India hasn’t done well on this. It must scale up tests to identify and isolate the infection. Mass testing worked for South Korea and Germany. Rapid antibody tests for population screening should be expanded from outbreak areas to identify those who have had mild disease, recovered and developed immunity (and who can, therefore, return to work). This will be a game-changer in restarting parts of the economy quickly and safely, esperts say. This is why the antibody tests India will start using later this week are important. The protocol for their use, and the fact that some state governments have procured their own kits, will help widen testing.


India’s performance on this is patchy. It has ordered 7.5 million PPEs, of which 1.75 lakh have arrived from China, but they need to reach health workers urgently, many who are infected at very early stages of the pandemic. “All staff, including health care providers and hospital administrators, need urgent training in infection-control and biomedical waste-disposal disposal. With several health staff getting infected across hospitals in several states, contamination because of poor infection-control is often as big a problem as shortage of PPEs,” said a public health specialist, requesting anonymity.

In addition, India has sought to mobile 48,000 ventilators too.

Ample supplies of PPE (personal protective equipment) should be standard issue to every health worker who is in the front lines caring for patients and testing for infection. “We wouldn’t send soldiers into battle without ballistic vests; health workers on the front lines of this war deserve no less,” said the editorial in NEJM.


While the number of infected in India isn’t high enough to warrant this, there has been some level of differentiation. Testing and quarantine policies have to be different for those at high risk of infection, those presumed to be infected (persons with symptoms who initially test negative), those who have been exposed, those who is not known to have been exposed, and those who have recovered from infection and are immune.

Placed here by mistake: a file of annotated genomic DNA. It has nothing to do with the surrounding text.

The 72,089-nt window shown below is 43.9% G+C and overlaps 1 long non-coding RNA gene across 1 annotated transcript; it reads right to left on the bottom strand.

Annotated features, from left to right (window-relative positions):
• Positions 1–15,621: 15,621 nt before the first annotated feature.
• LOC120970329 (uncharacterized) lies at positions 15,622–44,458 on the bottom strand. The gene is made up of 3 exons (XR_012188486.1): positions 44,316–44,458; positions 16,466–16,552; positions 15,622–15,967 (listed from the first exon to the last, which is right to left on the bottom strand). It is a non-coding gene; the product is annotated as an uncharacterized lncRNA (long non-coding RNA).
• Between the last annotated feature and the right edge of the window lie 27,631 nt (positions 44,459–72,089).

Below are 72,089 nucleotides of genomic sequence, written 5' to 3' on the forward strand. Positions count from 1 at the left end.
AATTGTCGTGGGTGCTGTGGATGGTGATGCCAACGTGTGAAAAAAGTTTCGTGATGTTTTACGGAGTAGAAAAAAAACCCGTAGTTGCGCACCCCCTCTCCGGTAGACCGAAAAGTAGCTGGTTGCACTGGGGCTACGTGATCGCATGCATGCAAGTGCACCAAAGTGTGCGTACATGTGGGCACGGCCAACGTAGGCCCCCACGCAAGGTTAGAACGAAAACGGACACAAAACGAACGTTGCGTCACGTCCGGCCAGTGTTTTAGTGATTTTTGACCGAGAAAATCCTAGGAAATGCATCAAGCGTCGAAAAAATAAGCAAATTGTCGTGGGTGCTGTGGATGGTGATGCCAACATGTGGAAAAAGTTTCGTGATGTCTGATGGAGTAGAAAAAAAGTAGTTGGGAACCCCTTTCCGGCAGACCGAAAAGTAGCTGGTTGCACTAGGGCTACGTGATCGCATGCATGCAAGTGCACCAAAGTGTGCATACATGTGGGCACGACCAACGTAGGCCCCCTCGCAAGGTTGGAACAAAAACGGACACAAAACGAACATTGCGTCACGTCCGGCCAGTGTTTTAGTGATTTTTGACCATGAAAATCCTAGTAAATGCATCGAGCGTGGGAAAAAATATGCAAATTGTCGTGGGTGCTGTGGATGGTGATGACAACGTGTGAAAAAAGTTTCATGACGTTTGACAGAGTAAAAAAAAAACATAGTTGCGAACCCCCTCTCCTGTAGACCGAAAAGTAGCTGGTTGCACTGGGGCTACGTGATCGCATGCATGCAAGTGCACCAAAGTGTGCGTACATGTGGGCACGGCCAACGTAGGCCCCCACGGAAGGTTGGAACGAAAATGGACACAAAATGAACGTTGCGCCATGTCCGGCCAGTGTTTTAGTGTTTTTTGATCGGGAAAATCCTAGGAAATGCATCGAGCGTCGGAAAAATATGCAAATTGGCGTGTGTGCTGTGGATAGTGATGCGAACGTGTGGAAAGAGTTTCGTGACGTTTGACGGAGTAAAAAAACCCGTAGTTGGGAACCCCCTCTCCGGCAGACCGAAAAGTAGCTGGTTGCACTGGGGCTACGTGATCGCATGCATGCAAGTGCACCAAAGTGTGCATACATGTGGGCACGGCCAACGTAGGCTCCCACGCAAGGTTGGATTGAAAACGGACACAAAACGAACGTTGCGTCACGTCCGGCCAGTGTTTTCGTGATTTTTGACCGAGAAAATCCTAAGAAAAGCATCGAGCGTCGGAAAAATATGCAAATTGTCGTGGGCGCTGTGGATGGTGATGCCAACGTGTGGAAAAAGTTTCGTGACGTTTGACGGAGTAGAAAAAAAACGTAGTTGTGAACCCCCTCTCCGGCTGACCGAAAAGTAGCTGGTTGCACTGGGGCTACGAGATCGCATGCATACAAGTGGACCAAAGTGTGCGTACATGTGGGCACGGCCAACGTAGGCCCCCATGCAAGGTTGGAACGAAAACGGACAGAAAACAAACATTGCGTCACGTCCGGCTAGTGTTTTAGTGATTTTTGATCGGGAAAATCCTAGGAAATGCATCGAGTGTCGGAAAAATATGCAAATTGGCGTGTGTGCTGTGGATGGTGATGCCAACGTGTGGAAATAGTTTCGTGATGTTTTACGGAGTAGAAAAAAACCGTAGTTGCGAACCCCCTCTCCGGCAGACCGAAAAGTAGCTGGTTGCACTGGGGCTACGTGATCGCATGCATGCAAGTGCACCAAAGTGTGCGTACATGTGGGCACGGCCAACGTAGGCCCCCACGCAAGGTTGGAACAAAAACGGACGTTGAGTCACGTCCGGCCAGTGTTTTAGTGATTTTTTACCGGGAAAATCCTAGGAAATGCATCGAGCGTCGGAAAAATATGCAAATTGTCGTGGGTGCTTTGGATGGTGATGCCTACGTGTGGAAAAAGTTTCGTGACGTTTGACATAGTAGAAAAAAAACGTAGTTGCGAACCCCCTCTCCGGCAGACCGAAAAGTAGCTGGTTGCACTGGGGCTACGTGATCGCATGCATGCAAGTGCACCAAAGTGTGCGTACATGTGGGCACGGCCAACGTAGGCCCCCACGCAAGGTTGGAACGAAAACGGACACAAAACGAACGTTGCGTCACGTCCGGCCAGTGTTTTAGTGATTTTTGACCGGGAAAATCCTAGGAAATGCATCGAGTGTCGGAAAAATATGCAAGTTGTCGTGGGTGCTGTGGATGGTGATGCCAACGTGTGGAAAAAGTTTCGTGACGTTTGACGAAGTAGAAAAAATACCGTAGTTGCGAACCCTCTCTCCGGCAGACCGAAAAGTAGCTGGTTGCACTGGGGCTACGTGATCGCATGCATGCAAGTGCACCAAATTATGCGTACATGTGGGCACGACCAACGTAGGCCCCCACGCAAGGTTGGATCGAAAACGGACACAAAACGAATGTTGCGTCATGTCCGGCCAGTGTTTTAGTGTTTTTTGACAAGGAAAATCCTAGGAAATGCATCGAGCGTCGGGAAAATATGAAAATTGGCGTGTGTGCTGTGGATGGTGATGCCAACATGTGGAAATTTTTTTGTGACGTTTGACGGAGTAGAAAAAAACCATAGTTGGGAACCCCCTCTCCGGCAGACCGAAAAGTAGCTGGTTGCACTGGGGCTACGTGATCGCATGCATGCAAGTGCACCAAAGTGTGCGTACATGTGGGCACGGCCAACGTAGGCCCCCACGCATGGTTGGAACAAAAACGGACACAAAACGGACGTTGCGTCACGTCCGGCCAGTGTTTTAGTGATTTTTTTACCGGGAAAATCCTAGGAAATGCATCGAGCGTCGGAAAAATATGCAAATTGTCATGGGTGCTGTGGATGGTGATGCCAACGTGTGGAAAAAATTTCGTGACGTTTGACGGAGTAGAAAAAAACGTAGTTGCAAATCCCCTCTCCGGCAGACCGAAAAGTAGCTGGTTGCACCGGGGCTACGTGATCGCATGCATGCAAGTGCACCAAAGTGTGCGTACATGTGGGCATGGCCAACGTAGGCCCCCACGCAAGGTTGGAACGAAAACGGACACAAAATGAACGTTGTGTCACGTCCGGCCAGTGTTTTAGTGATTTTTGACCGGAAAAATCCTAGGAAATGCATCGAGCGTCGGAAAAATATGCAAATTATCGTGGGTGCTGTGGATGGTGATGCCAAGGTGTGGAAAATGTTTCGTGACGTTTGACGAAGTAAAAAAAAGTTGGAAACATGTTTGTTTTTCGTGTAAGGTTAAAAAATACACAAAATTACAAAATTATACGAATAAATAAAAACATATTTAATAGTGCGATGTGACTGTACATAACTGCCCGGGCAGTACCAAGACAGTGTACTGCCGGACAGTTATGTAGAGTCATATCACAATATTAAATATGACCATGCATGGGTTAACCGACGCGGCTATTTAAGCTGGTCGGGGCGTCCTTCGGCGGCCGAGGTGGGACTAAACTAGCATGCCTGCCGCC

Quarantining people with symptoms till results come and hospitalising those with severe illness till they test negative at least thrice is happening in India, but there needs to be a clearer home-quarantining policy for people with mild symptoms and wider antibody testing for those who have recovered and are now protected. Some states have identified dedicated Covid hospitals and hotels to board health workers, but the implementation remains inconsistent.


India was quick to set up a highly qualified technical committee to advise it on its approach to combating the virus, but it hasn’t listened to all its recommendations, although it is understood that the initial idea for a lockdown did come from the committee.

Decisions to shape the public health response and to restart the economy should be guided by science, including when people can start working, and when schools, airlines, hotels, restaurants, and entertainment venues be reopened, said the NEJM editorial. But India needs to partner more closely with academia to build accurate predictive models for the emerging infection to improve preparedness.

“If we persist with half-measures against the coronavirus, we risk saddling the economy with a long-term and avoidable burden of anxious consumers, illness, higher medical costs, and constricted business activity,” said Dr Fineberg.

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    Sanchita is the health & science editor of the Hindustan Times. She has been reporting and writing on public health policy, health and nutrition for close to two decades. She is an International Reporting Project fellow from Paul H. Nitze School of Advanced International Studies at the Bloomberg School of Public Health and was part of the expert group that drafted the Press Council of India’s media guidelines on health reporting, including reporting on people living with HIV.